Seattle’s $15 minimum wage law hit a new but expected obstacle this week — the International Franchise Association (IFA) filed a lawsuit against the city which claims the new law discriminates against the franchise business model. As SHIFT previously reported, the law defines franchises as large businesses—even if a particular franchise is owned and operated by a small business person.
The flawed definition is pushed by the unions like SEIU which fund the $15 movement across the country — and supported by brilliant community college economists like Seattle City Councilmember Kshama Sawant — is troublesome due to the competitive disadvantage it places small business franchise owners in.
Non-franchise small businesses have seven years to “transition” into anti-competitive $15/hour minimum wage demanded by SEIU under Seattle’s new minimum wage law. By contrast, large businesses — defined by businesses with more than 500 employees — have three years to jack up their employees costs to $15 an hour. In other words, due to the discriminatory nature of the law, a local franchise owner with 15 employees is classified as a large business and forced to increase personnel costs by as much as 60% in three years’ time. Meanwhile, the non-franchise small business competitor down the street— even with the same 15 employees — has seven years.
The brief includes:
- A sworn statement from Seattle businessman David Meinert, a member of Mayor Ed Murray’s Income Inequality Advisory Committee (IIAC), which states the following,
“During the IIAC process, there were discussion about whether the Mayor’s minimum wage bill should treat small franchise businesses as large employers. I had several meetings with David Rolf [President of SEIU Healthcare 775NW and co-chair of IIAC] in which he told me that the purpose behind treating small franchise businesses as large employers under the minimum wage law was “to break the franchise model” and “enable labor unions to organize employees of such businesses.’”
- A sworn statement from Dean Heyl — an IFA employee — recalling a meeting he had with small franchise owners and Mayor Murray in May 2014. The statement reads as follows,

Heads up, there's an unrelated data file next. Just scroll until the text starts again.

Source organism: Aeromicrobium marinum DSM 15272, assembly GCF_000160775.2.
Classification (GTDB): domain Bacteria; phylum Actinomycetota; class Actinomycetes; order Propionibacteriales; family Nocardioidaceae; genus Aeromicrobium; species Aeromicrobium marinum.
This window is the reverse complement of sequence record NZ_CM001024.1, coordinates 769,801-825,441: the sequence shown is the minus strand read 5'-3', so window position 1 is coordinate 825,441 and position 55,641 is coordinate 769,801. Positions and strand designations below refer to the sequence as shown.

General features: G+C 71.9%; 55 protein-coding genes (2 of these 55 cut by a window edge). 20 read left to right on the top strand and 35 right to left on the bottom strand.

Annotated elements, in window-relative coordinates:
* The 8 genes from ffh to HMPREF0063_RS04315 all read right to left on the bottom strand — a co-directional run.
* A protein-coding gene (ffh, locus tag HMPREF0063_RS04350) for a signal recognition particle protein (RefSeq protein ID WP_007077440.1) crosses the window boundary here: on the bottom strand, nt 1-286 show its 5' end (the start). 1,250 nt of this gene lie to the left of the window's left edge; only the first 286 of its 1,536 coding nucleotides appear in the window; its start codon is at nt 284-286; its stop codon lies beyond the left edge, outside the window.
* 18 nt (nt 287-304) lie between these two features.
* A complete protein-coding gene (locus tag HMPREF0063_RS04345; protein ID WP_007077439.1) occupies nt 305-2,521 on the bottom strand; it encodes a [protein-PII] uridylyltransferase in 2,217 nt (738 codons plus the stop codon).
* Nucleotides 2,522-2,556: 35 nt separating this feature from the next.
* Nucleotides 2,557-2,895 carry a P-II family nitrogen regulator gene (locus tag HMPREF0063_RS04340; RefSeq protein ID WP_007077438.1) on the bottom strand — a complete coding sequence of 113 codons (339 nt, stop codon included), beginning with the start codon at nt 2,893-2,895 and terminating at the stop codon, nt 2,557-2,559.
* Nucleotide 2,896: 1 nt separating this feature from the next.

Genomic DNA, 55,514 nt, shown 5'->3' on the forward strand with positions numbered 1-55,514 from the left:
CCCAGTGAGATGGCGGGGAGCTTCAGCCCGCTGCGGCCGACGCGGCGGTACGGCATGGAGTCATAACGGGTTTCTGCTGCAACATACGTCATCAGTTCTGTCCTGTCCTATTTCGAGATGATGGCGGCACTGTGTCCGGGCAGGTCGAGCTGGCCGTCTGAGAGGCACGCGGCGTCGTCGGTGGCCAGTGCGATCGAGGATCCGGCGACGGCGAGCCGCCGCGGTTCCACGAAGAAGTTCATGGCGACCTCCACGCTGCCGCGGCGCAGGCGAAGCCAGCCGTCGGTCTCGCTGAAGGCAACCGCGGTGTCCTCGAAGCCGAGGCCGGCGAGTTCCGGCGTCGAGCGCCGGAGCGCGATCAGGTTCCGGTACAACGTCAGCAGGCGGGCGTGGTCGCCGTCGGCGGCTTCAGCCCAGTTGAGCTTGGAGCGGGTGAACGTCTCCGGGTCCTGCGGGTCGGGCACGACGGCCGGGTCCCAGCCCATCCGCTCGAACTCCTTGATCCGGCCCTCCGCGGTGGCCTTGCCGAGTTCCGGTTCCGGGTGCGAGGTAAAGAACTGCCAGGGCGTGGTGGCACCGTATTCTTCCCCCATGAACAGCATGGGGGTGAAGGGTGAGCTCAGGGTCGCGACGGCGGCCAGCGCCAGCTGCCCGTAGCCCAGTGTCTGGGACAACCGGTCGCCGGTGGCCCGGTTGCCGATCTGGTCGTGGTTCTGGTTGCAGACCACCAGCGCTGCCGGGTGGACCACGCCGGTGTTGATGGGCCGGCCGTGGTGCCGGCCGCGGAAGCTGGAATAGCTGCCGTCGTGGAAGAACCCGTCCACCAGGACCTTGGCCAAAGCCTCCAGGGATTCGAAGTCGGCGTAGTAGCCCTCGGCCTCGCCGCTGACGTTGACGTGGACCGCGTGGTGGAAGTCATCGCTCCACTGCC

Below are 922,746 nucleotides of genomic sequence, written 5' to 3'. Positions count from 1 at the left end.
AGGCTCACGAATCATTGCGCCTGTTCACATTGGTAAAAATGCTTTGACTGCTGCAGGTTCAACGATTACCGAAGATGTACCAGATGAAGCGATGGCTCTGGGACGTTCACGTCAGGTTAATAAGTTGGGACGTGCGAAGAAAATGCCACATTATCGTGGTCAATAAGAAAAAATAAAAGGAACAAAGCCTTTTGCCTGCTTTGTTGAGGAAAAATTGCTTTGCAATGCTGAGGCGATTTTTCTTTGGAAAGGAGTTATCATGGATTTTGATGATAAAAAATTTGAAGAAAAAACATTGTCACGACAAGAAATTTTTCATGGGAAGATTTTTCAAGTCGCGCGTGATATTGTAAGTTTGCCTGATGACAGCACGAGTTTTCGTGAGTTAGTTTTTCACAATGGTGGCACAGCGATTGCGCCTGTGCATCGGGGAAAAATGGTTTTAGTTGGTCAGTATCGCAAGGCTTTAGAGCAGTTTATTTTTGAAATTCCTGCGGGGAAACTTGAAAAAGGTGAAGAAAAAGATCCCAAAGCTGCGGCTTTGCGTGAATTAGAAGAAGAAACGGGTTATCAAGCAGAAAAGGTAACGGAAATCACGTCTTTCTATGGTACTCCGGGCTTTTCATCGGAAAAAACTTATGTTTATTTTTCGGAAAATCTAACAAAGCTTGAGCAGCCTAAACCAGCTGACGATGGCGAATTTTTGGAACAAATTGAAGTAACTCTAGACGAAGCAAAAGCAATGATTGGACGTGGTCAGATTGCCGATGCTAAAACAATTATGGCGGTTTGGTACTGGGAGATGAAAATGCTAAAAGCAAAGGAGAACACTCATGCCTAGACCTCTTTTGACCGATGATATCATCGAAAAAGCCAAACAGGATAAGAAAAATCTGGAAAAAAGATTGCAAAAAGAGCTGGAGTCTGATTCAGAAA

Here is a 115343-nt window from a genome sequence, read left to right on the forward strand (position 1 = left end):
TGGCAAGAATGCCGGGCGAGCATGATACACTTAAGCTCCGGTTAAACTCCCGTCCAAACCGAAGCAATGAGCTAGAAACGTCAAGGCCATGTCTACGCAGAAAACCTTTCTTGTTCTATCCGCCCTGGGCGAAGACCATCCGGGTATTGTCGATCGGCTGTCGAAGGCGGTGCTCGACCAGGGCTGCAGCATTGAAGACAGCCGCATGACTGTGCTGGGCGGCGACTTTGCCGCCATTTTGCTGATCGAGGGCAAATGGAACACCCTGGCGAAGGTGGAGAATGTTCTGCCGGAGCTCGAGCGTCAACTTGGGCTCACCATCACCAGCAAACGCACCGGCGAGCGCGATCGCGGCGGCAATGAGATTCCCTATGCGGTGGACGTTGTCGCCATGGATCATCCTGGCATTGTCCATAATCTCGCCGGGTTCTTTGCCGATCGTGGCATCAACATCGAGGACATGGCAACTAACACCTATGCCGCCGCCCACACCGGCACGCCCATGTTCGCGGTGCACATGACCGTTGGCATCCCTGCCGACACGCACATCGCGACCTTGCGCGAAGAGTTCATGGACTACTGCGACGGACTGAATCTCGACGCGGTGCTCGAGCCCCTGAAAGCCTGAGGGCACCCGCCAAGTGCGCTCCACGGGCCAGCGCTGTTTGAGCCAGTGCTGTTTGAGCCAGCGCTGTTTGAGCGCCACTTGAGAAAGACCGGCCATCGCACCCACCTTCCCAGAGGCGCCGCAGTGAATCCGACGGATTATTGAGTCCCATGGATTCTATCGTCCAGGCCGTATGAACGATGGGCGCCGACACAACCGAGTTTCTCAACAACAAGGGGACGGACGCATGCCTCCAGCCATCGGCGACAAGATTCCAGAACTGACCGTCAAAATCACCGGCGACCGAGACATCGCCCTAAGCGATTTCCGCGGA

“The Mayor stated that the provisions of the bill treating small franchise business as if they were large businesses were included because they were required to secure the approval of the Service Employees International Union (“SEIU”).
“Near the end of the meeting, the Mayor said words to the effect that ‘you won’t hear me slam quick service restaurants or the franchise model.’
“Less than two weeks later, on June 11, 2014, the Mayor issued a public statement regarding IFA’s legal challenge to the minimum wage ordinance. The Mayor’s statement said in part that “[t]here is a problem in the franchise business model…”
- An email from Meinert, sent on May 5th to Mayor Murray staff members Brian Surratt and Robert Feldstein, which reveals even $15 NOW leader Kshama Sawant was frustrated by the fact that Rolf manipulated the $15 minimum wage law to serve the political objectives of the SEIU. The email reads,
“Ironically, Sawant is also pissed at Rolf and Labor for manipulating the process and using this issue for goals outside of raising all workers wages. I hope you realize how much Rolf has played all of us, including you guys.”
The big take-away from the yet unfolding debacle that is Seattle’s $15 minimum wage law? As with all “I’m looking out for the little guy” policies liberal Democrats love to endorse, it’s never really about the little guy. Rather, it’s about a very specific special interest agenda that works to give an inordinate amount of power to labor unions which, in turn, give lots of money to ensure Democrats keep getting elected. Of course, all at the expense of the little guy.
According to the Seattle Times, a spokesman for the IFA asked, “Who in their right mind wants to become a franchisee in Seattle now? They are immediately placed at a competitive disadvantage to local small businesses.”
While we agree with the spokesman’s sentiment, it’s probably safe to take that question one step forward and ask, “Who in their right mind would want to start ANY business when special interests have such control over corrupt Seattle politicians?”